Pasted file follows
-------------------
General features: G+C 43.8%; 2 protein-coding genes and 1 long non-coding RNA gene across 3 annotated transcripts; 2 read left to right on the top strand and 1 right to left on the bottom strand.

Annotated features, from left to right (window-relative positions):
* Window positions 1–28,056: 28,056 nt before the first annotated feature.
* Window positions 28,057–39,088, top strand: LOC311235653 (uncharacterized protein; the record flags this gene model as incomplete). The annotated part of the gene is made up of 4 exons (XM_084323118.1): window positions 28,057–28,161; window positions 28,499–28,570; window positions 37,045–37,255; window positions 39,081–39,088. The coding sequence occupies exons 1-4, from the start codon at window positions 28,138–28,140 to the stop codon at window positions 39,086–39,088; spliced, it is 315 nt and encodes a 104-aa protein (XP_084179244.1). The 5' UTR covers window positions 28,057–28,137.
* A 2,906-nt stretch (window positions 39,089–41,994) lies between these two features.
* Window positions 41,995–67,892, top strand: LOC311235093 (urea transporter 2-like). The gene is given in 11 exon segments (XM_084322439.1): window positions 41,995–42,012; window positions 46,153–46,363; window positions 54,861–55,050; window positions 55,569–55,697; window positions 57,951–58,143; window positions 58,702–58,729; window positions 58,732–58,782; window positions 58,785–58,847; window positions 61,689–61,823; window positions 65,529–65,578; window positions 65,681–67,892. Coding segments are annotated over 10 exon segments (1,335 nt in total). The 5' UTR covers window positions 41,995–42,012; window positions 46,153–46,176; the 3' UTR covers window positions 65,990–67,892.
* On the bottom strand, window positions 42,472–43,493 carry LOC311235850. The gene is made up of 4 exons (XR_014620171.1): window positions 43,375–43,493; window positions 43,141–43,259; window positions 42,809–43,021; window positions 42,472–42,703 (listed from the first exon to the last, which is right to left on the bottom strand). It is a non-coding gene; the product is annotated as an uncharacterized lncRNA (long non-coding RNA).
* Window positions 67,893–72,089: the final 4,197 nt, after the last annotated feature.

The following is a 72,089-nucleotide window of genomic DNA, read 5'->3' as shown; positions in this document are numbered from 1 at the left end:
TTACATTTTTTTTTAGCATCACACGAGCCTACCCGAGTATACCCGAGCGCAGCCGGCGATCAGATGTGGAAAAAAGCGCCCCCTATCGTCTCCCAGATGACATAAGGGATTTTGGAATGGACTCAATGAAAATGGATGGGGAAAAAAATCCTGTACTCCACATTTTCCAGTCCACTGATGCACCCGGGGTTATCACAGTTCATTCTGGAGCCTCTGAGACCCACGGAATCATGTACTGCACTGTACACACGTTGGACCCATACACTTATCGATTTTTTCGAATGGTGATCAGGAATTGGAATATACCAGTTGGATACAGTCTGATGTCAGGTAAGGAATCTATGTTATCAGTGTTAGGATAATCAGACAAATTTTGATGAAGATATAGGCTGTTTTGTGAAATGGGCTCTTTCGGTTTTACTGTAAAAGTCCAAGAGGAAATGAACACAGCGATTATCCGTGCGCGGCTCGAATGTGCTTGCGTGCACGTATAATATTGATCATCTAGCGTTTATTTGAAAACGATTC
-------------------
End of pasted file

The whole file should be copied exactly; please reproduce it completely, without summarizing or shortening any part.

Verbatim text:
General features: G+C 43.8%; 2 protein-coding genes and 1 long non-coding RNA gene across 3 annotated transcripts; 2 read left to right on the top strand and 1 right to left on the bottom strand.

Annotated features, from left to right (window-relative positions):
* Window positions 1–28,056: 28,056 nt before the first annotated feature.
* Window positions 28,057–39,088, top strand: LOC311235653 (uncharacterized protein; the record flags this gene model as incomplete). The annotated part of the gene is made up of 4 exons (XM_084323118.1): window positions 28,057–28,161; window positions 28,499–28,570; window positions 37,045–37,255; window positions 39,081–39,088. The coding sequence occupies exons 1-4, from the start codon at window positions 28,138–28,140 to the stop codon at window positions 39,086–39,088; spliced, it is 315 nt and encodes a 104-aa protein (XP_084179244.1). The 5' UTR covers window positions 28,057–28,137.
* A 2,906-nt stretch (window positions 39,089–41,994) lies between these two features.
* Window positions 41,995–67,892, top strand: LOC311235093 (urea transporter 2-like). The gene is given in 11 exon segments (XM_084322439.1): window positions 41,995–42,012; window positions 46,153–46,363; window positions 54,861–55,050; window positions 55,569–55,697; window positions 57,951–58,143; window positions 58,702–58,729; window positions 58,732–58,782; window positions 58,785–58,847; window positions 61,689–61,823; window positions 65,529–65,578; window positions 65,681–67,892. Coding segments are annotated over 10 exon segments (1,335 nt in total). The 5' UTR covers window positions 41,995–42,012; window positions 46,153–46,176; the 3' UTR covers window positions 65,990–67,892.
* On the bottom strand, window positions 42,472–43,493 carry LOC311235850. The gene is made up of 4 exons (XR_014620171.1): window positions 43,375–43,493; window positions 43,141–43,259; window positions 42,809–43,021; window positions 42,472–42,703 (listed from the first exon to the last, which is right to left on the bottom strand). It is a non-coding gene; the product is annotated as an uncharacterized lncRNA (long non-coding RNA).
* Window positions 67,893–72,089: the final 4,197 nt, after the last annotated feature.

The following is a 72,089-nucleotide window of genomic DNA, read 5'->3' as shown; positions in this document are numbered from 1 at the left end:
TTACATTTTTTTTTAGCATCACACGAGCCTACCCGAGTATACCCGAGCGCAGCCGGCGATCAGATGTGGAAAAAAGCGCCCCCTATCGTCTCCCAGATGACATAAGGGATTTTGGAATGGACTCAATGAAAATGGATGGGGAAAAAAATCCTGTACTCCACATTTTCCAGTCCACTGATGCACCCGGGGTTATCACAGTTCATTCTGGAGCCTCTGAGACCCACGGAATCATGTACTGCACTGTACACACGTTGGACCCATACACTTATCGATTTTTTCGAATGGTGATCAGGAATTGGAATATACCAGTTGGATACAGTCTGATGTCAGGTAAGGAATCTATGTTATCAGTGTTAGGATAATCAGACAAATTTTGATGAAGATATAGGCTGTTTTGTGAAATGGGCTCTTTCGGTTTTACTGTAAAAGTCCAAGAGGAAATGAACACAGCGATTATCCGTGCGCGGCTCGAATGTGCTTGCGTGCACGTATAATATTGATCATCTAGCGTTTATTTGAAAACGATTC